So after enduring loads of hassle -- coupons! deadlines! converter boxes! -- the net impact of the digital conversion will be a few more channels and the chance to see Mr. T again.
The brave new world of digital broadcasting turned out to be modest because "broadcasters never really tried to innovate," says Joel Brinkley, a Stanford University journalism professor. Brinkley, who chronicled the development of HDTV as a New York Times reporter and in his 1997 book "Defining Vision: The Battle for the Future of Television," adds, "No one expected all 1,500 TV stations to cook up something creative and innovative, but the wonder of it is that none of them did."
Why? Brinkley says the people who run "mature industries" like TV broadcasting don't really understand businesses other than the one they're in. Technological change can be paralyzing, he says.
But the NAB's spokesman, Dennis Wharton, points to more practical realities. New developments were stalled by "a chicken-and-egg problem": Broadcasters couldn't offer the services envisioned until the hardware -- PC-like TV sets or mobile devices -- existed, and hardware makers were reluctant to build products for a market that didn't exist. "I suppose it's a fair criticism that many services that we discussed are not available," Wharton says, "but it's not necessarily because of broadcasters."
Actually, it is, says Reed Hundt, who was chairman of the Federal Communications Commission from 1993 to 1997. He says broadcasters repeatedly sought delays in the transition to digital TV, dooming any chance that they'd deliver on their early promises.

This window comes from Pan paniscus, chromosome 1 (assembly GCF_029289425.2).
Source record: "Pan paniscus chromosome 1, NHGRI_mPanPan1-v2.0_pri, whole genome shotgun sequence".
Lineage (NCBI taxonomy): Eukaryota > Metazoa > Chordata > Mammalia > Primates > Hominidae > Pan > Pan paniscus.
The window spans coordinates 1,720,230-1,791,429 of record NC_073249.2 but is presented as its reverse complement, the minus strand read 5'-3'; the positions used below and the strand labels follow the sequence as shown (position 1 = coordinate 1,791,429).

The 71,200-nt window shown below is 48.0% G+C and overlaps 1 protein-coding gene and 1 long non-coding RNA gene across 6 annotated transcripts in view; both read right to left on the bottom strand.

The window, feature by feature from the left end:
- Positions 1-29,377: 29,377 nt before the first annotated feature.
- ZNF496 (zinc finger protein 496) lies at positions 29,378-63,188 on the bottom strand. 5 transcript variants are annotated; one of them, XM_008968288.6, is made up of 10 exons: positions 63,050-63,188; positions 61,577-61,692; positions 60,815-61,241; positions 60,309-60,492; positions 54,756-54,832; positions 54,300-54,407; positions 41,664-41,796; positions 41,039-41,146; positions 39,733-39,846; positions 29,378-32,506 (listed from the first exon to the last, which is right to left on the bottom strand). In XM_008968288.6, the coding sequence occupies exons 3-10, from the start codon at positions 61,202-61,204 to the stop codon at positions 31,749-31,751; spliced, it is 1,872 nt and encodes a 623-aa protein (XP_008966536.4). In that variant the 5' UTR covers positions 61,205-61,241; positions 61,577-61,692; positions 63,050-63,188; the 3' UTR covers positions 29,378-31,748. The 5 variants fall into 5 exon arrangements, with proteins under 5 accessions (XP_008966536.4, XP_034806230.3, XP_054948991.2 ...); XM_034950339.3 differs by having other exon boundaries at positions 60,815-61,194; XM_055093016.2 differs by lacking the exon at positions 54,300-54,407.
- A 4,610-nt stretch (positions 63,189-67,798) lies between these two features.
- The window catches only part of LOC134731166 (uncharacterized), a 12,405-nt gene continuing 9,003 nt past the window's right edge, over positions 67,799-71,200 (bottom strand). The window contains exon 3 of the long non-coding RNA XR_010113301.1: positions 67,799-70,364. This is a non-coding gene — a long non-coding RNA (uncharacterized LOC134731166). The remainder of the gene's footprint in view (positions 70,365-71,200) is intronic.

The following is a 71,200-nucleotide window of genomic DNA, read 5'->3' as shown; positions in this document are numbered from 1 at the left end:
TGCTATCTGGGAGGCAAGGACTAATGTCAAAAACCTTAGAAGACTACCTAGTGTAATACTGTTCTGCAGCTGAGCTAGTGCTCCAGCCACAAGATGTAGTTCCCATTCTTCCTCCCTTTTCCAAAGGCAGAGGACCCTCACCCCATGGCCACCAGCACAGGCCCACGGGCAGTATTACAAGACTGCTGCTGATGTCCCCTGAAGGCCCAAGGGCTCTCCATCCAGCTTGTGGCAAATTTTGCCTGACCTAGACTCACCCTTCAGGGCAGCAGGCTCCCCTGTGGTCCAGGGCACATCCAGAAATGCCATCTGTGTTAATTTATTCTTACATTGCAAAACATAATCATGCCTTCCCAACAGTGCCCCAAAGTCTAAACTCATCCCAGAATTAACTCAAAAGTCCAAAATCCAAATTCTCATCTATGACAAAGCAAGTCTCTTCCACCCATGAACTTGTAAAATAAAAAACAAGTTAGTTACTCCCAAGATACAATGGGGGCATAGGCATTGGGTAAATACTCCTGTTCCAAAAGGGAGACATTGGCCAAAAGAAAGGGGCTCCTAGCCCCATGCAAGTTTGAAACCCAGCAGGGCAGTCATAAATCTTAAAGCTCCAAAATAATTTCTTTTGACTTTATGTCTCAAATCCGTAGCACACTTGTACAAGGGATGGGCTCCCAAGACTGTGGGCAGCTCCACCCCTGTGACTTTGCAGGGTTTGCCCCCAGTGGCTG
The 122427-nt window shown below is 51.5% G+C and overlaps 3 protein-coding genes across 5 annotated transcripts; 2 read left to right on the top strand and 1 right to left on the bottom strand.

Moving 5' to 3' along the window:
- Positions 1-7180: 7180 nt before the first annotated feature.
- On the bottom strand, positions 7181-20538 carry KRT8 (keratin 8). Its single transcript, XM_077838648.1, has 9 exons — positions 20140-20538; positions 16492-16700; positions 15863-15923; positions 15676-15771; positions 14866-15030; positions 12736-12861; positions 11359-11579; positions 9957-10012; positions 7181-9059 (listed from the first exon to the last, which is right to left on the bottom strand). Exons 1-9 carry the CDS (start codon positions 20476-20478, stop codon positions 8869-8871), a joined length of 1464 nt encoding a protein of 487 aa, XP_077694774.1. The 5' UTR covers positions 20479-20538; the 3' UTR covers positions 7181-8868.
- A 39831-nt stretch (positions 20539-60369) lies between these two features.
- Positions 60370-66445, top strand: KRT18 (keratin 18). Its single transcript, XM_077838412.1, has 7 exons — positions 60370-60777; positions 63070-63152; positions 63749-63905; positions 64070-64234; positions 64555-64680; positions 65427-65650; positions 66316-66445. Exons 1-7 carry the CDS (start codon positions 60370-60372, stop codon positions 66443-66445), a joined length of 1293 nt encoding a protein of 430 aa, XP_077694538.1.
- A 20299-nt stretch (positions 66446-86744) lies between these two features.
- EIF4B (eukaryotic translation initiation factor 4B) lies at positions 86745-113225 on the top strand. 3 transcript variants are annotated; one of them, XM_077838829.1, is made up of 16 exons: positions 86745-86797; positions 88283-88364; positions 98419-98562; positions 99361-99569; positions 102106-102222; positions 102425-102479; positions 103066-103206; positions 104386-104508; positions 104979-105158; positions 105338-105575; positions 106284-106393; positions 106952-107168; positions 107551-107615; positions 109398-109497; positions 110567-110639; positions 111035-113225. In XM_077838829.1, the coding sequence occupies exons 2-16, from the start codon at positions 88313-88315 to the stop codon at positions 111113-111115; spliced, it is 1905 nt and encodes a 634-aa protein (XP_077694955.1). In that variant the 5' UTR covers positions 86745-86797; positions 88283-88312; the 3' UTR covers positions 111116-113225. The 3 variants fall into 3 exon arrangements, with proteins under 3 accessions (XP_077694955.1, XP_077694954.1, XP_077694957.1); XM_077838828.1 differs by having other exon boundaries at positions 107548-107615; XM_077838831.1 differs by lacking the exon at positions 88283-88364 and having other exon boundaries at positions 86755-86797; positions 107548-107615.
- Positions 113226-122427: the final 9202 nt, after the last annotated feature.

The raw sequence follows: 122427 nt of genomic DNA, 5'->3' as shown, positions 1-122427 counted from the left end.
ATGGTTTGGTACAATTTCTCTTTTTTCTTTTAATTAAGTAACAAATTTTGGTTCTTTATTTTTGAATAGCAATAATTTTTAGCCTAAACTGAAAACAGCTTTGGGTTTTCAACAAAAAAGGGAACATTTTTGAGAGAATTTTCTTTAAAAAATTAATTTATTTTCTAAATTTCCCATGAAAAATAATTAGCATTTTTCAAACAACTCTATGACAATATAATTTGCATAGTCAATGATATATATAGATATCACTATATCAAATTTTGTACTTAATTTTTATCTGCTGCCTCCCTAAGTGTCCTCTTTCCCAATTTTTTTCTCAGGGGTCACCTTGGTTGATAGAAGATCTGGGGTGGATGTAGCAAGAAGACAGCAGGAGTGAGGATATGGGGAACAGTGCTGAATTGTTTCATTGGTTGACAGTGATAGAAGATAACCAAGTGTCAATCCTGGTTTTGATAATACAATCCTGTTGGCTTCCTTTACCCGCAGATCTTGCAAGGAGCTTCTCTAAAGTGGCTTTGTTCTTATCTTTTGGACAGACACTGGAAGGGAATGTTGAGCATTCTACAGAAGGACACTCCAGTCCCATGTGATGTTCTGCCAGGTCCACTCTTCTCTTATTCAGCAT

While broadcasters dithered, he says, technology and the computer industry zipped by them. The Internet began to develop, and personal computers, "smart" phones and mobile devices, not TV sets, became the household's technological hubs.
"They were their own worst enemy," Hundt says now. "The content evolved and [consumer] behavior changed. [TV stations] missed the whole thing."
Hundt says the lesson for broadcasters is the same one that the nation's troubled newspapers and auto companies are learning: Failing to innovate and capitalize on changing markets isn't just a lost opportunity -- it can be a death sentence. "Broadcasting had a heck of a run for 50, 60 years," he says. "It's not completely irrelevant now, but it almost is. When it's over, it's over."
Well, just wait, retorts the NAB's Wharton. At the moment, he says, broadcast stations are experimenting with a new mobile digital technology that could someday bring live, local TV channels to cellphones, laptops or the back seats of vehicles. "This is really going to be the next big thing," he says.
Sounds like an exciting new technology, a vision of things to come. Now, where have we heard that before?